Michael J. McDonagh

An established writer who recently went to work becoming an author, trying valiantly to make someone give a damn and chronicling the process.

Archive for the tag “grammar and syntax”

Grammar, Style, and Usage are Three Different Things

Advice on grammar, style, and usage are often confused. This can be particularly troubling when, for example, style advice is touted as grammar advice. If you don’t think that can happen, just turn on grammar check and, assuming you use MS Word, look at all the green squiggly lines underneath grammatically pristine phrases. I type my blog posts in MS Word then cut and paste them into the blog. There are two in this paragraph already – one because the phrase “advice is touted” is passive and a second because the prissy little fuck doesn’t like contractions.

The distinctions are important, because ungrammatical phrases (which have a few subcategories of their own) are usually a problem. Style preferences are just that, preferences. Usage changes so much that it is one of the keys to communicating effectively with your audience. When grammar check or beta readers or other people providing critiques mistake a question of style for one of usage or grammar, for example, things get muddled. At a minimum, it helps to have a handle on the nature of the advice being given.

What is Grammar?

There’s a reason we call it “grammar school” and not “syntax school.” Grammar is less of a category than a broad term that covers a bunch of different fields of study. That can make things confusing, because the importance of any particular “rule” of grammar depends heavily on which category it comes from. From a linguistic perspective, there are areas of huge importance within the scope of “grammar” that we, as writers, don’t need to worry about. Not that they aren’t important, they’re just so ingrained in a fluent English speaker that we don’t need to give a shit about their linguistic/grammatical formulations.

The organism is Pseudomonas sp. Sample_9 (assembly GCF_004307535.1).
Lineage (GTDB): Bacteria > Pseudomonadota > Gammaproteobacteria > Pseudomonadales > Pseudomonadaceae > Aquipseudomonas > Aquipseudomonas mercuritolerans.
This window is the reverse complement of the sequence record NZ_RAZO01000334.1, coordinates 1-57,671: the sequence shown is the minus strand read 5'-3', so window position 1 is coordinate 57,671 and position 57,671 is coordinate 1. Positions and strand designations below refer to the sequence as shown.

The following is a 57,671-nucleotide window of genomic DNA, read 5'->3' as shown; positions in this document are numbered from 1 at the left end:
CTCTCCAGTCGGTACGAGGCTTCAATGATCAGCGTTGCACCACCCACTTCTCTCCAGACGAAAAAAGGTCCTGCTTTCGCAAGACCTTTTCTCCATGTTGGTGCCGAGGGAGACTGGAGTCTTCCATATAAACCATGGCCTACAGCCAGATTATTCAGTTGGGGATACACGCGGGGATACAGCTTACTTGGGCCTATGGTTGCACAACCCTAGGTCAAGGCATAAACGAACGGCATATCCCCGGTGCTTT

Language came first, probably about 200,000 years before the first linguist showed up on the scene. This happened long before the invention of writing, when our ancestors were all either hunter/gatherers or sold Geiko automobile insurance and looked like this:

To be honest, more than one of my relatives and about eighty percent of my fishing buddies still look like that.

Linguistics came along to study languages after languages were a thing. And a whole slew of the grammatical issues they study (like why we know the word “cars” means more than one car, even if the Chinese use a completely different set of rules to make that distinction) just don’t matter if you can speak fluent English.

The part of “grammar” we really need to worry about is syntax and construction. The stuff that makes sentences make sense. Syntax is the building block for construction – it’s the basic rules that let us understand what the hell each other mean when we say something. “We ate pie,” is basic subject, verb, object syntax saying what happened in a way that English speakers understand. The cognitive construction involves the listener, who probably knows (from the context the speaker gives and/or pie stains on her shirt) whether “we” refers to the speaker and one or more other people or the speaker and the listener.

This is a really important distinction, because the listener’s (or, more likely, reader’s) role is key. It trumps everything else. Brilliant syntax is meaningless without cognitive construction. Put another way, lexicological formulations achieve Floccinaucinihilipilification when opacified through superfluous bullshit.